Then there was Zuma’s visit to Durban’s Life Entabeni Hospital in mid-January, where Zuma’s cardiologist Dr Deena Dayalu has rooms. At the time the Sunday Tribune quoted a hospital source as saying that Zuma had seen Dayalu for treatment, which had not been planned. But the presidency played down the hospital visit, with spokesman Mac Maharaj saying it had been an annual check-up and that Zuma was in good health.

Last week the Sunday Times reported that Zuma’s household woes were taking a toll on him and that his family was discussing whether he should only serve two years if he wins a second term as state president. The newspaper reported that Zuma was under financial pressure from his family as well as villagers at Nkandla, who descended on his rural residence every time he was home to seek advice and monetary assistance. Feuding between two of his wives – one of whom is embroiled in a messy saga involving allegations of infidelity and blackmail – was also placing strain on the president, the newspaper said.

On top of all of this, Zuma has to face the release of Public Protector Thuli Madonsela’s investigation report into the R206-million security upgrades at his Nkandla home. Zuma has apparently asked for an extra week’s grace to respond to Madonsela’s interim report so he will have to provide his version of events to her on Friday 14 February, the day after he addresses the nation at the Opening of Parliament.

So far Zuma has attempted to deflect knowledge and blame for the security upgrades onto government, and claimed he was paying for the building renovations at his home. He repeated these sentiments in a rambling interview with Independent Newspapers this weekend. Zuma was quoted at length in Independent’s Sunday publications railing against the media for reporting on the Nkandla upgrades and showing pictures of his home.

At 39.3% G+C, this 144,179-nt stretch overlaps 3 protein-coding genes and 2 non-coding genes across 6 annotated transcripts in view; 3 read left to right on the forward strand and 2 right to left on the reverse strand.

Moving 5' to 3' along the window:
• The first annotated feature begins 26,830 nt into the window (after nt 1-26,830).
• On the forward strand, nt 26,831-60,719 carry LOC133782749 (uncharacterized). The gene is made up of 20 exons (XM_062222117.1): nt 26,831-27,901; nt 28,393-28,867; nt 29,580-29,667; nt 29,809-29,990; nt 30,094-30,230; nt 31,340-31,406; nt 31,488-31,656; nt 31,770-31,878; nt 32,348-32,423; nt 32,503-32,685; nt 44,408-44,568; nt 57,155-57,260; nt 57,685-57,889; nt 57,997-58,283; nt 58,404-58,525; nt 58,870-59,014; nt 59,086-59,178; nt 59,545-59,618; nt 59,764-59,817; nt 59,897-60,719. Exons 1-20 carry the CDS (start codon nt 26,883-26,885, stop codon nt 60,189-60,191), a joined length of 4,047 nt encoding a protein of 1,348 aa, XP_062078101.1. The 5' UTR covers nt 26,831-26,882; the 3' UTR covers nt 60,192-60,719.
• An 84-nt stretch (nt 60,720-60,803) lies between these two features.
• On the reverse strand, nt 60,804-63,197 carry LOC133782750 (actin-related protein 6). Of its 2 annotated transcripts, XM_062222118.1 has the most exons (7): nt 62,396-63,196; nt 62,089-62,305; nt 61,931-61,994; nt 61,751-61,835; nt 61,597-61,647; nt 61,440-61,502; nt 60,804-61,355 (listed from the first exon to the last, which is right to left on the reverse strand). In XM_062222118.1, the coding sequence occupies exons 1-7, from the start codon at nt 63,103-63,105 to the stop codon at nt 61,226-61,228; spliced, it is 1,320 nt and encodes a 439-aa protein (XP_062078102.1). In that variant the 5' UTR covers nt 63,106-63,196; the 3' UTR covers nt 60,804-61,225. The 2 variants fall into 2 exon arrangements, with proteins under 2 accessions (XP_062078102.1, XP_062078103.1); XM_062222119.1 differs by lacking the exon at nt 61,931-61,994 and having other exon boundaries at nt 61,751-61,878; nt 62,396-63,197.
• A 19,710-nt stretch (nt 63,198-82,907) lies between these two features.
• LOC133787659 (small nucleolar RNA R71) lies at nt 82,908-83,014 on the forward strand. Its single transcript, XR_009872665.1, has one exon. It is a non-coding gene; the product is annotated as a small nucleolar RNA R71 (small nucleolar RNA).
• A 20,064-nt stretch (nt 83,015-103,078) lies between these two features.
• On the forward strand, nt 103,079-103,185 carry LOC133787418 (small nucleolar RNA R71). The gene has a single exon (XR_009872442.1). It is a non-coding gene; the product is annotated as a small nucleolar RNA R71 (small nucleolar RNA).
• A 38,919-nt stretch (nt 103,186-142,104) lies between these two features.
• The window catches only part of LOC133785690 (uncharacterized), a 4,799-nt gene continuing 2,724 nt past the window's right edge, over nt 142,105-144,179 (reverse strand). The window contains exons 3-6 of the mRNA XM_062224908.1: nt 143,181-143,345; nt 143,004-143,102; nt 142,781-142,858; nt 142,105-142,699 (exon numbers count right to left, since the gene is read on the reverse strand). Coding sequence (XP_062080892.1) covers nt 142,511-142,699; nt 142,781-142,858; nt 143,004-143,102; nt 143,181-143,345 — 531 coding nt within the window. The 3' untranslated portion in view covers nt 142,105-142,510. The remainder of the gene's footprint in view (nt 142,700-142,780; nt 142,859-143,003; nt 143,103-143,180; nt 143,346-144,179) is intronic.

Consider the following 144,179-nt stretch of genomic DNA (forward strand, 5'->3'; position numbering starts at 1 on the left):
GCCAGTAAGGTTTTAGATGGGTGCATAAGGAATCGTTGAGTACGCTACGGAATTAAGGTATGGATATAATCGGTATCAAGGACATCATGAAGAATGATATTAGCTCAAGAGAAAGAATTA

“I feel very unhappy about this. Firstly, the manner in which the Nkandla homestead is projected is wrong. For an example, the pictures shown there give the impression it is all being built by Zuma with state money. It is not true. This makes me very uncomfortable,” Zuma is quoted as saying.

“The government came very late to introduce security features at the level that they were being introduced before Zuma became the president. It was their confidential things. They never discussed with anyone of the family. So even if you wanted to talk, the family didn’t know. The very government… they are the ones who know better,” Zuma said.

Seemingly, his position as head of government does not prohibit him from disowning its actions.

By now Zuma will probably be aware of just how much worse his problems will be once Madonsela’s report is released. For a long time, he has been able to defer the Nkandla issue until all the investigations were completed. Once all the facts are on the table, it would be difficult for him to shrug his shoulders or point at someone else.

Despite all his personal and political problems, Zuma is still going full steam ahead towards his second term as president. His fatigue is probably partly due to the awareness that things will not get better, especially after the scandal-plagued, disastrous first term.

Zuma has overcome many tests in his lifetime, including imprisonment, the ANC underground, negotiating peace when his home province of KwaZulu-Natal was plagued with violence, being fired as deputy president and being charged with corruption and rape. He overcame all of these because of his strong character and the support behind him.

Zuma is now older, has receding public support and is also exposed as the person with whom the buck stops in government. He is no longer the victim. It is difficult to be the person whom the country blames for all its problems, especially when he is used to other people taking the heat for him.

It might have taken a long time, but the realisation has probably hit Zuma now.

It is hard to be Number One. DM

Photo: South African President Jacob Zuma gestures during the Freedom Day celebrations in Pretoria April 27, 2011. REUTERS/Siphiwe Sibeko